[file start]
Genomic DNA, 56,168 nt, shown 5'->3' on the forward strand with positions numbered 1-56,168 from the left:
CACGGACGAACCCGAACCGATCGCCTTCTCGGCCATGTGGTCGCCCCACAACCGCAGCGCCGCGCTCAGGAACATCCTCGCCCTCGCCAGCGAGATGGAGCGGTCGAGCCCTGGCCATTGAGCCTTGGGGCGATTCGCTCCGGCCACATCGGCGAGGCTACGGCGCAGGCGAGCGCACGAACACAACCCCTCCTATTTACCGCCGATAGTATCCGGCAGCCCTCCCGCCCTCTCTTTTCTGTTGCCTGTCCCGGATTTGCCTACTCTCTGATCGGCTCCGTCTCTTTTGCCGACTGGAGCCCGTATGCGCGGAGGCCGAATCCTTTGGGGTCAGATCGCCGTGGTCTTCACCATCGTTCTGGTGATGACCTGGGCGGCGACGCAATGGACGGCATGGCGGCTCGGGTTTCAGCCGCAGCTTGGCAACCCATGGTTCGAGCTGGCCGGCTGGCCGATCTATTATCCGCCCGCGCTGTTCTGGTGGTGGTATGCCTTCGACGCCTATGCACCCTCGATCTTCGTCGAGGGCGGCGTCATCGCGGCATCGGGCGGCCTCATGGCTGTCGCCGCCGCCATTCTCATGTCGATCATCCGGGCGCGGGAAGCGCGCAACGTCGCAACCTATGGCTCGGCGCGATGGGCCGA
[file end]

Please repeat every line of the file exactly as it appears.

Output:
Genomic DNA, 56,168 nt, shown 5'->3' on the forward strand with positions numbered 1-56,168 from the left:
CACGGACGAACCCGAACCGATCGCCTTCTCGGCCATGTGGTCGCCCCACAACCGCAGCGCCGCGCTCAGGAACATCCTCGCCCTCGCCAGCGAGATGGAGCGGTCGAGCCCTGGCCATTGAGCCTTGGGGCGATTCGCTCCGGCCACATCGGCGAGGCTACGGCGCAGGCGAGCGCACGAACACAACCCCTCCTATTTACCGCCGATAGTATCCGGCAGCCCTCCCGCCCTCTCTTTTCTGTTGCCTGTCCCGGATTTGCCTACTCTCTGATCGGCTCCGTCTCTTTTGCCGACTGGAGCCCGTATGCGCGGAGGCCGAATCCTTTGGGGTCAGATCGCCGTGGTCTTCACCATCGTTCTGGTGATGACCTGGGCGGCGACGCAATGGACGGCATGGCGGCTCGGGTTTCAGCCGCAGCTTGGCAACCCATGGTTCGAGCTGGCCGGCTGGCCGATCTATTATCCGCCCGCGCTGTTCTGGTGGTGGTATGCCTTCGACGCCTATGCACCCTCGATCTTCGTCGAGGGCGGCGTCATCGCGGCATCGGGCGGCCTCATGGCTGTCGCCGCCGCCATTCTCATGTCGATCATCCGGGCGCGGGAAGCGCGCAACGTCGCAACCTATGGCTCGGCGCGATGGGCCGA